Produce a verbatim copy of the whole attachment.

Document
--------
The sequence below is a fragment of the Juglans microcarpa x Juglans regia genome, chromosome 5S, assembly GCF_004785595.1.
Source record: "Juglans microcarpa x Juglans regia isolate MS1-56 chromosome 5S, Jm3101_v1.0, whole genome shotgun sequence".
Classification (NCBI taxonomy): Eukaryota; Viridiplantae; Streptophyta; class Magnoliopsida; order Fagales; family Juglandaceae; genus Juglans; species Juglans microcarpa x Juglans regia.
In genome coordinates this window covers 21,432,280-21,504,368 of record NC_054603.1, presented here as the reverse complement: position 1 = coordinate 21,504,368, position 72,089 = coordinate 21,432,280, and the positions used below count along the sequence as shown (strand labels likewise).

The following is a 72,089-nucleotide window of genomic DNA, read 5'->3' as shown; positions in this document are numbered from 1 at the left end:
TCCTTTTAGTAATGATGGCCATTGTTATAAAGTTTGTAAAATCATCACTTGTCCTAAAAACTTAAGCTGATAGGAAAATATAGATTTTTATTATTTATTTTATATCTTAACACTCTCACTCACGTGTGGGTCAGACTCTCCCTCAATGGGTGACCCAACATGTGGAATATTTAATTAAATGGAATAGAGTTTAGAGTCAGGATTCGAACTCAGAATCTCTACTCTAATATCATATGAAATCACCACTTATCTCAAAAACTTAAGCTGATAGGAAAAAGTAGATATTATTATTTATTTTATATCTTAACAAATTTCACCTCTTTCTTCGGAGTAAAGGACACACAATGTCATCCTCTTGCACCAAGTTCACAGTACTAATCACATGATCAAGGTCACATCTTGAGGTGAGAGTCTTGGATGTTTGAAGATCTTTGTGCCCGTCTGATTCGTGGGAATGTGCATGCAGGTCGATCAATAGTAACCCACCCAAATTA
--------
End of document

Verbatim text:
The sequence below is a fragment of the Juglans microcarpa x Juglans regia genome, chromosome 5S, assembly GCF_004785595.1.
Source record: "Juglans microcarpa x Juglans regia isolate MS1-56 chromosome 5S, Jm3101_v1.0, whole genome shotgun sequence".
Classification (NCBI taxonomy): Eukaryota; Viridiplantae; Streptophyta; class Magnoliopsida; order Fagales; family Juglandaceae; genus Juglans; species Juglans microcarpa x Juglans regia.
In genome coordinates this window covers 21,432,280-21,504,368 of record NC_054603.1, presented here as the reverse complement: position 1 = coordinate 21,504,368, position 72,089 = coordinate 21,432,280, and the positions used below count along the sequence as shown (strand labels likewise).

The following is a 72,089-nucleotide window of genomic DNA, read 5'->3' as shown; positions in this document are numbered from 1 at the left end:
TCCTTTTAGTAATGATGGCCATTGTTATAAAGTTTGTAAAATCATCACTTGTCCTAAAAACTTAAGCTGATAGGAAAATATAGATTTTTATTATTTATTTTATATCTTAACACTCTCACTCACGTGTGGGTCAGACTCTCCCTCAATGGGTGACCCAACATGTGGAATATTTAATTAAATGGAATAGAGTTTAGAGTCAGGATTCGAACTCAGAATCTCTACTCTAATATCATATGAAATCACCACTTATCTCAAAAACTTAAGCTGATAGGAAAAAGTAGATATTATTATTTATTTTATATCTTAACAAATTTCACCTCTTTCTTCGGAGTAAAGGACACACAATGTCATCCTCTTGCACCAAGTTCACAGTACTAATCACATGATCAAGGTCACATCTTGAGGTGAGAGTCTTGGATGTTTGAAGATCTTTGTGCCCGTCTGATTCGTGGGAATGTGCATGCAGGTCGATCAATAGTAACCCACCCAAATTA